October 11, 2004

Carolina in the News


Here is a sampling of links and notes about Carolina
people and programs cited recently in the media:

National Coverage

Grading the Higher-Education Report Card
The Chronicle of Higher Education

In September the National Center for Public Policy and Higher Education issued "Measuring Up 2004," a state-by-state "report card" that showed that the nation has made little progress over the past decade in increasing the number of students who enter and graduate from college....Some states, despite bad grades, are already showing what can be done to increase affordability. Initiatives like the Carolina Covenant at the University of North Carolina, which covers all tuition costs for qualifying low-income applicants, are a welcome step in the right direction.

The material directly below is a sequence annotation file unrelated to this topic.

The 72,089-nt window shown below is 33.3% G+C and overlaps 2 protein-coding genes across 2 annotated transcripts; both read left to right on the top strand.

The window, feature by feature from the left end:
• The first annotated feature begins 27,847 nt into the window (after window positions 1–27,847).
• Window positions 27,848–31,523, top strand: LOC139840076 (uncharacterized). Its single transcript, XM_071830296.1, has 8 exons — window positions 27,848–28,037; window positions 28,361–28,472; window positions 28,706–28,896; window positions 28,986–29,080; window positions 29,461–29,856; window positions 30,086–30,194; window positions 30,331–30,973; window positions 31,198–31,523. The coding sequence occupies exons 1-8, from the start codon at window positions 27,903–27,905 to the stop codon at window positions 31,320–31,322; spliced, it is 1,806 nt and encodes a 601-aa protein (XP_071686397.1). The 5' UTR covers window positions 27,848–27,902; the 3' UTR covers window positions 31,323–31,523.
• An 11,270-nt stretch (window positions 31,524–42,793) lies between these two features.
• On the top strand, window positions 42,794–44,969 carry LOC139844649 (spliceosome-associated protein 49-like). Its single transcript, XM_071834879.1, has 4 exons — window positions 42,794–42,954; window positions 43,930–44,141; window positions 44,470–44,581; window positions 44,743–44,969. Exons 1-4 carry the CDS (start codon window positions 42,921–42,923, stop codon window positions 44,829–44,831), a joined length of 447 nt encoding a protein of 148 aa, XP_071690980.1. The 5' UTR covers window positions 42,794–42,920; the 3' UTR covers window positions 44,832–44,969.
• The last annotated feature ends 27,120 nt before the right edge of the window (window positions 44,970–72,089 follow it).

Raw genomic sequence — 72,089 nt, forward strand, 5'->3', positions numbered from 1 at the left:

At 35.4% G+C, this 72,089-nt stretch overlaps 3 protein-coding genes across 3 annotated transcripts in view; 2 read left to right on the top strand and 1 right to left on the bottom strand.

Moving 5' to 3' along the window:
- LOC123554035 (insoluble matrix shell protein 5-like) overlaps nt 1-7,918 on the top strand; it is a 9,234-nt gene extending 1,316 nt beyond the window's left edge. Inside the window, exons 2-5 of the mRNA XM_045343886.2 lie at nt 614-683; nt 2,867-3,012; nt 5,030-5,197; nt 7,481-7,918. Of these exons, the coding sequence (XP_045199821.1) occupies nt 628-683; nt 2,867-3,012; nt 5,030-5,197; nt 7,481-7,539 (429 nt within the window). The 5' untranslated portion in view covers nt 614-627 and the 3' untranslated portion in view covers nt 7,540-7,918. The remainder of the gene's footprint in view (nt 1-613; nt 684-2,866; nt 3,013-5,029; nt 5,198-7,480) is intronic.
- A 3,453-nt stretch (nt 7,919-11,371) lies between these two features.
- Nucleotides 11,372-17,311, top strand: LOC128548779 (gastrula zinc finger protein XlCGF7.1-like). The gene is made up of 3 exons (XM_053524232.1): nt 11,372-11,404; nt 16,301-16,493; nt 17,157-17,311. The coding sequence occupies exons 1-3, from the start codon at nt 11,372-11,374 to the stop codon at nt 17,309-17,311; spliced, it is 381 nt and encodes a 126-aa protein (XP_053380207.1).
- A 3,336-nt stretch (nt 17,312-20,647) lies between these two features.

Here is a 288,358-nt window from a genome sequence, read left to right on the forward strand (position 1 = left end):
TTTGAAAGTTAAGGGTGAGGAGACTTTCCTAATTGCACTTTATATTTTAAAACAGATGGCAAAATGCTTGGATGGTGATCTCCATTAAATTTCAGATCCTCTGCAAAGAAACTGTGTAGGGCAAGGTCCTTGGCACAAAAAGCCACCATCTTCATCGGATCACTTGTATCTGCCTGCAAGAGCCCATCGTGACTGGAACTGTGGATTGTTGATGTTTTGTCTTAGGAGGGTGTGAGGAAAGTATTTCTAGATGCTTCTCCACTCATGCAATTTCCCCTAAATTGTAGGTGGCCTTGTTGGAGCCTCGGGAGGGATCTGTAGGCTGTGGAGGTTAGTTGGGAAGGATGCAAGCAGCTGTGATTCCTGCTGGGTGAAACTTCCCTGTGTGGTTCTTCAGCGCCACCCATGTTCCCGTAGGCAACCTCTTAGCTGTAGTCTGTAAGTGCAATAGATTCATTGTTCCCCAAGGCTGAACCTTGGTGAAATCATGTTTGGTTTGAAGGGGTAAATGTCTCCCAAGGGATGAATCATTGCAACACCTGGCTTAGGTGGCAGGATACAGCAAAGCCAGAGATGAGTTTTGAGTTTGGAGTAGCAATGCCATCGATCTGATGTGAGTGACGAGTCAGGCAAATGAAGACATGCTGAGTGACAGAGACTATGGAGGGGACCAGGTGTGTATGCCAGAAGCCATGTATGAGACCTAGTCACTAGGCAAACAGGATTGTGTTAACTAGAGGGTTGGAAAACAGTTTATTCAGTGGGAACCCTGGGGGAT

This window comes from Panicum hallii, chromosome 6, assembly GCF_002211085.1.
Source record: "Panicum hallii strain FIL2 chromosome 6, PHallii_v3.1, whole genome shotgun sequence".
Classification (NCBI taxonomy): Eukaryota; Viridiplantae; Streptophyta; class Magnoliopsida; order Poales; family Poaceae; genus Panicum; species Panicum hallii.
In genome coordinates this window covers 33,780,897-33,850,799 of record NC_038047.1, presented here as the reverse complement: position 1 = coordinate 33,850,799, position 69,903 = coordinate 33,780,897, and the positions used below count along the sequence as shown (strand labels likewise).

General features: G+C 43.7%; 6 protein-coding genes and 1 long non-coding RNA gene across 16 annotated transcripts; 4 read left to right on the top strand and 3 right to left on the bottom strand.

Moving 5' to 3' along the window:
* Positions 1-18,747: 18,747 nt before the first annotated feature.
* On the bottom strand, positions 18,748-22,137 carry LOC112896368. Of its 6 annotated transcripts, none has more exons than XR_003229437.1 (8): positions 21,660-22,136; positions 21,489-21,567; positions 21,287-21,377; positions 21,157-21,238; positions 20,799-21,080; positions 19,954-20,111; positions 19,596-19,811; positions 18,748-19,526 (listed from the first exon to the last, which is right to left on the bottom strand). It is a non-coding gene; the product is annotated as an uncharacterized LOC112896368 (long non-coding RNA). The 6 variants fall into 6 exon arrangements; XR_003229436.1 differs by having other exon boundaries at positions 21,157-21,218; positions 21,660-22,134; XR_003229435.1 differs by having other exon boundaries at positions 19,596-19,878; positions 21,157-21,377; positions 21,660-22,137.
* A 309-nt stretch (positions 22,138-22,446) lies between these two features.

Subscription required.

Health: It's Over Your Head
Newsweek

An estimated 150,000 kids suffer a sports-related concussion each year. ..."It may create a false sense of security," says Kevin Guskiewicz, director of the Sports Medicine Research Laboratory at the University of North Carolina at Chapel Hill and lead author of a position statement on managing sports-related concussions in the current issue of the Journal of Athletic Training (nata.org).

Despite report on Iraq, Bush charges ahead
The Des Moines Register

President Bush charged back to Iowa on Saturday hoping to regain his campaign's momentum, which stalled last week amid damaging news about his justification for war in Iraq....University of North Carolina political science professor James Stimson said the first debate improved Kerry's standing among people who had doubts about Bush but were unfamiliar with Kerry.

Kerry economic plan (Editorial)
Las Vegas Review-Journal